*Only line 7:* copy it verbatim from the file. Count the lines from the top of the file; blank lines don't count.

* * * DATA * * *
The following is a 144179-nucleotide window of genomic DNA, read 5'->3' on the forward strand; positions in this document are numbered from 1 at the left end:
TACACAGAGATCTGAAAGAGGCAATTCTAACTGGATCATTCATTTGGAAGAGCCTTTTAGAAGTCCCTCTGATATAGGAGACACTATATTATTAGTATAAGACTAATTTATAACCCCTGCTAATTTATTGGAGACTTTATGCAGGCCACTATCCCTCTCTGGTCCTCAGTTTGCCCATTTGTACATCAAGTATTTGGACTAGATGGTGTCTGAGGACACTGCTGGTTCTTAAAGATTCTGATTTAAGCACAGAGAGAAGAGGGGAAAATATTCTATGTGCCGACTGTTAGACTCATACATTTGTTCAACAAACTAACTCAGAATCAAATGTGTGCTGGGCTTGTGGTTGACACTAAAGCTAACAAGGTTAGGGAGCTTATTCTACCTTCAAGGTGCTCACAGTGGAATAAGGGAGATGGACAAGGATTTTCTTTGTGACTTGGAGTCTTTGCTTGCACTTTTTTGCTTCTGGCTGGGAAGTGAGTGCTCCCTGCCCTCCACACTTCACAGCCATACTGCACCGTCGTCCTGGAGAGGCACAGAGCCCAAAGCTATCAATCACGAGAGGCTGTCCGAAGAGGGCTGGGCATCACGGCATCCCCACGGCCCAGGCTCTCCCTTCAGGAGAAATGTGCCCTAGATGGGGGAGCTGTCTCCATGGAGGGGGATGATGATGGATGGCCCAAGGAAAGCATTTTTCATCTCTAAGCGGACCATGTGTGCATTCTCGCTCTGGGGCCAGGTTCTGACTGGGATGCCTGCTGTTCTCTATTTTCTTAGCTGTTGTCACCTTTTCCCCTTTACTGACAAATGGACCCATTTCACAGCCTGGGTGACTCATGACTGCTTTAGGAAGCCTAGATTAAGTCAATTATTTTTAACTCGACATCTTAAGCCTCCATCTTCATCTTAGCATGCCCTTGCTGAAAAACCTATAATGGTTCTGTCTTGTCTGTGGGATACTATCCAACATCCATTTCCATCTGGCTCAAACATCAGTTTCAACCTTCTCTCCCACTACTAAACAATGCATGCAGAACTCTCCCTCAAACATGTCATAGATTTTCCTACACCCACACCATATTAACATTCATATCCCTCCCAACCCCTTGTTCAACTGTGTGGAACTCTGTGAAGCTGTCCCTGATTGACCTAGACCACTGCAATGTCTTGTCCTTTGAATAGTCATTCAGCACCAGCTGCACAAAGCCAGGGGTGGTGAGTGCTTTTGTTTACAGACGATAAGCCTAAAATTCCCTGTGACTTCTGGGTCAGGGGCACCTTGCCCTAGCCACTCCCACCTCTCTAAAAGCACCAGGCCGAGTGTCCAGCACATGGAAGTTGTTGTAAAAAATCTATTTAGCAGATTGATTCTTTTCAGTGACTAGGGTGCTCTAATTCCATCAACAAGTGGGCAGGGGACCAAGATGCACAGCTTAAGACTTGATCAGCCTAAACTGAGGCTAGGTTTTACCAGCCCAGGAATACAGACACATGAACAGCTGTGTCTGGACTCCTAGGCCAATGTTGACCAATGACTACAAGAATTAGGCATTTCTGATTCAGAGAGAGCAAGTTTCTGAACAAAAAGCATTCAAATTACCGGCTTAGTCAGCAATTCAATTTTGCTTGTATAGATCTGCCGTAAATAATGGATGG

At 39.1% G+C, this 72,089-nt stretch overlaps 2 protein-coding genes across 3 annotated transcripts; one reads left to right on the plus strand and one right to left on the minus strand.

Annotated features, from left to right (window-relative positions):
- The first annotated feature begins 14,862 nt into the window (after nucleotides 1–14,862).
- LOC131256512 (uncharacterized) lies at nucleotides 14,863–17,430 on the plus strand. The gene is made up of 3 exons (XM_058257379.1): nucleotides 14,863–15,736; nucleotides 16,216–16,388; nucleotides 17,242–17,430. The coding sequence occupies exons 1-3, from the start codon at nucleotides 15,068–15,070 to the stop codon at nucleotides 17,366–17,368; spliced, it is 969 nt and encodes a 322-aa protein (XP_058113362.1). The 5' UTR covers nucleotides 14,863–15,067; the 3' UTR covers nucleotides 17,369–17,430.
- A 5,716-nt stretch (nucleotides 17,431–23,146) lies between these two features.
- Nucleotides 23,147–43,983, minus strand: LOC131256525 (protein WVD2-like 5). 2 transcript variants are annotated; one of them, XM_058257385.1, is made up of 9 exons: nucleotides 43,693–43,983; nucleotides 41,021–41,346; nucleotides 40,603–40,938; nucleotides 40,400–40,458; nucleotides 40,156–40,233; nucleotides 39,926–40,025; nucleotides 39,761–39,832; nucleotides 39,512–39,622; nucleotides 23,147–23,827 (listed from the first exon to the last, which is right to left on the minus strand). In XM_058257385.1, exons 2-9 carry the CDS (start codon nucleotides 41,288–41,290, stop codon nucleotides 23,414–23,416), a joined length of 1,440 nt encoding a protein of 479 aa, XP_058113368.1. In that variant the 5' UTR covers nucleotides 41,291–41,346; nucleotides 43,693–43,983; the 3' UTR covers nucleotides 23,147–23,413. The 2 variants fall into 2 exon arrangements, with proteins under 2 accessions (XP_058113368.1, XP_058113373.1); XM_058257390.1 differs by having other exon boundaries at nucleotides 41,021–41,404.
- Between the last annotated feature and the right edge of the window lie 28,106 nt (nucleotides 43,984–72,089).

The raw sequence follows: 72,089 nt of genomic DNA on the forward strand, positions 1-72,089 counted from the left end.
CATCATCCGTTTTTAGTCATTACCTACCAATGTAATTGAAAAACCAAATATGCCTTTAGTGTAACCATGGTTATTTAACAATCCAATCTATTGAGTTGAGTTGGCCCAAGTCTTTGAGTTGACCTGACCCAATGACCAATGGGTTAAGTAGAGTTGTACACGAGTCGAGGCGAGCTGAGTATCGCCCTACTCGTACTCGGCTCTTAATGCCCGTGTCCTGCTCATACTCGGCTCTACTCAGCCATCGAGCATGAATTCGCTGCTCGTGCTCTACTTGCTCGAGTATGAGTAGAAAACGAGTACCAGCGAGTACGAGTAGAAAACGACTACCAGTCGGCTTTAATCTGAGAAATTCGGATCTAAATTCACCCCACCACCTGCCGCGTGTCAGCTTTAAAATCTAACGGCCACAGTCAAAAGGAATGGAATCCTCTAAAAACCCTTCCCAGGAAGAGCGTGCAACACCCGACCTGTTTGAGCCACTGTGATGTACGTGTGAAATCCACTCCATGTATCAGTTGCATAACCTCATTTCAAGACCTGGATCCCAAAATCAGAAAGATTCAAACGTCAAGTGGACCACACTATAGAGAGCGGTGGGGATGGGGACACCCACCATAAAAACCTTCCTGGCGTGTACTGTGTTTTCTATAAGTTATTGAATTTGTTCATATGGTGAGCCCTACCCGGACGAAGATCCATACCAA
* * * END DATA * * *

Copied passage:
- A 5,716-nt stretch (nucleotides 17,431–23,146) lies between these two features.